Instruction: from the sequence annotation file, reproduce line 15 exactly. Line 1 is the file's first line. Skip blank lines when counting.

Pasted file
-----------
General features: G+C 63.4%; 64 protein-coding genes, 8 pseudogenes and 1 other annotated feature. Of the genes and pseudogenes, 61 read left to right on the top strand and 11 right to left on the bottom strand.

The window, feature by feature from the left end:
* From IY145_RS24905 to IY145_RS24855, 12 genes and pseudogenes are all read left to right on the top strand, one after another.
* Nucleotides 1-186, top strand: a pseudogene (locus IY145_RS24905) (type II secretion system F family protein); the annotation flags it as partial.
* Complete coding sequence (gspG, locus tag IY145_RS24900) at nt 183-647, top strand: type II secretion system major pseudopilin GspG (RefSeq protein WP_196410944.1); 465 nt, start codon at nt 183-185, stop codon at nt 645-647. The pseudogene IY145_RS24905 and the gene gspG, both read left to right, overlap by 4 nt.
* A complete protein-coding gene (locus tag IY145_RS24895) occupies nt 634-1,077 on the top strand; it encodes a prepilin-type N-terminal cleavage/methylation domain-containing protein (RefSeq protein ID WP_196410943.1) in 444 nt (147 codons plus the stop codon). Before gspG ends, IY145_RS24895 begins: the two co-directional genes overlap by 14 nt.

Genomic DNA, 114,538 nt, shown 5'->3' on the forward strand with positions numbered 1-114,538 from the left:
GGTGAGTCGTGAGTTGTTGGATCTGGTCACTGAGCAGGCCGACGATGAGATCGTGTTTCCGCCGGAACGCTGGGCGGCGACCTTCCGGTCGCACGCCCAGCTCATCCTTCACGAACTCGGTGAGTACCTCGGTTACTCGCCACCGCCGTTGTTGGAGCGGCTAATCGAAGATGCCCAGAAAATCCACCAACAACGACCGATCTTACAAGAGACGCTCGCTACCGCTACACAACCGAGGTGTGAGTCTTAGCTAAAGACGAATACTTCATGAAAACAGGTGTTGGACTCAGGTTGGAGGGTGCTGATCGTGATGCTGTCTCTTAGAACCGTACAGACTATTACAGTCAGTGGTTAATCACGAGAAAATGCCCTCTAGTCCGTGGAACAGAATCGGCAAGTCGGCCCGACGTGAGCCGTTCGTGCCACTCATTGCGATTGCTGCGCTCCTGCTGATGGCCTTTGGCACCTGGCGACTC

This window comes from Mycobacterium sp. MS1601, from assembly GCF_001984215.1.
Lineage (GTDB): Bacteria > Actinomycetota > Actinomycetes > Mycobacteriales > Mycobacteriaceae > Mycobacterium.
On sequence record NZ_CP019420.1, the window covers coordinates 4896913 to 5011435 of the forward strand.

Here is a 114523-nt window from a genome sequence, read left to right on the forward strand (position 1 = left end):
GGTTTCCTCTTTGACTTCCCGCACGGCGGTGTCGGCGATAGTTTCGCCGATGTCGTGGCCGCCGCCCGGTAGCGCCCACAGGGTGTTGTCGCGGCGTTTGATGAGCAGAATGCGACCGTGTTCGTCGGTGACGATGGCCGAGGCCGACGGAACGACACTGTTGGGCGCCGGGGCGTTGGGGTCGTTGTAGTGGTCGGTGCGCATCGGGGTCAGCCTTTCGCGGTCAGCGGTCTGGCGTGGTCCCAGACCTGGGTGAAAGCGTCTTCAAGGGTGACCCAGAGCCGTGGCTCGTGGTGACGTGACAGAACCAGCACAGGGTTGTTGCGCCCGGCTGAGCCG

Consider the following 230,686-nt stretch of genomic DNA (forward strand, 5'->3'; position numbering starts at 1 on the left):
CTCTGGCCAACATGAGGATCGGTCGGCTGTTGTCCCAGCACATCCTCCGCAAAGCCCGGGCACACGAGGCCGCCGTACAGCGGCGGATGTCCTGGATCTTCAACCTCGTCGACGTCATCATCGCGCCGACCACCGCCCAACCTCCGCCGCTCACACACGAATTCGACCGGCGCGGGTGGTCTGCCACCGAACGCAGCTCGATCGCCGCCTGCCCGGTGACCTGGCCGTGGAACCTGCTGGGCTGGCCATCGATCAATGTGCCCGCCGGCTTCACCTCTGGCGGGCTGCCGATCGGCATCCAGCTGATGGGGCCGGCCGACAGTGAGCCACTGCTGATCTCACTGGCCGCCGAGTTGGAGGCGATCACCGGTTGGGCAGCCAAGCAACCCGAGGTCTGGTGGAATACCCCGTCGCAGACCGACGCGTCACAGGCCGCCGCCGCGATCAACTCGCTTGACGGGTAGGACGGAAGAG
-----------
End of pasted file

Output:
CTCTGGCCAACATGAGGATCGGTCGGCTGTTGTCCCAGCACATCCTCCGCAAAGCCCGGGCACACGAGGCCGCCGTACAGCGGCGGATGTCCTGGATCTTCAACCTCGTCGACGTCATCATCGCGCCGACCACCGCCCAACCTCCGCCGCTCACACACGAATTCGACCGGCGCGGGTGGTCTGCCACCGAACGCAGCTCGATCGCCGCCTGCCCGGTGACCTGGCCGTGGAACCTGCTGGGCTGGCCATCGATCAATGTGCCCGCCGGCTTCACCTCTGGCGGGCTGCCGATCGGCATCCAGCTGATGGGGCCGGCCGACAGTGAGCCACTGCTGATCTCACTGGCCGCCGAGTTGGAGGCGATCACCGGTTGGGCAGCCAAGCAACCCGAGGTCTGGTGGAATACCCCGTCGCAGACCGACGCGTCACAGGCCGCCGCCGCGATCAACTCGCTTGACGGGTAGGACGGAAGAG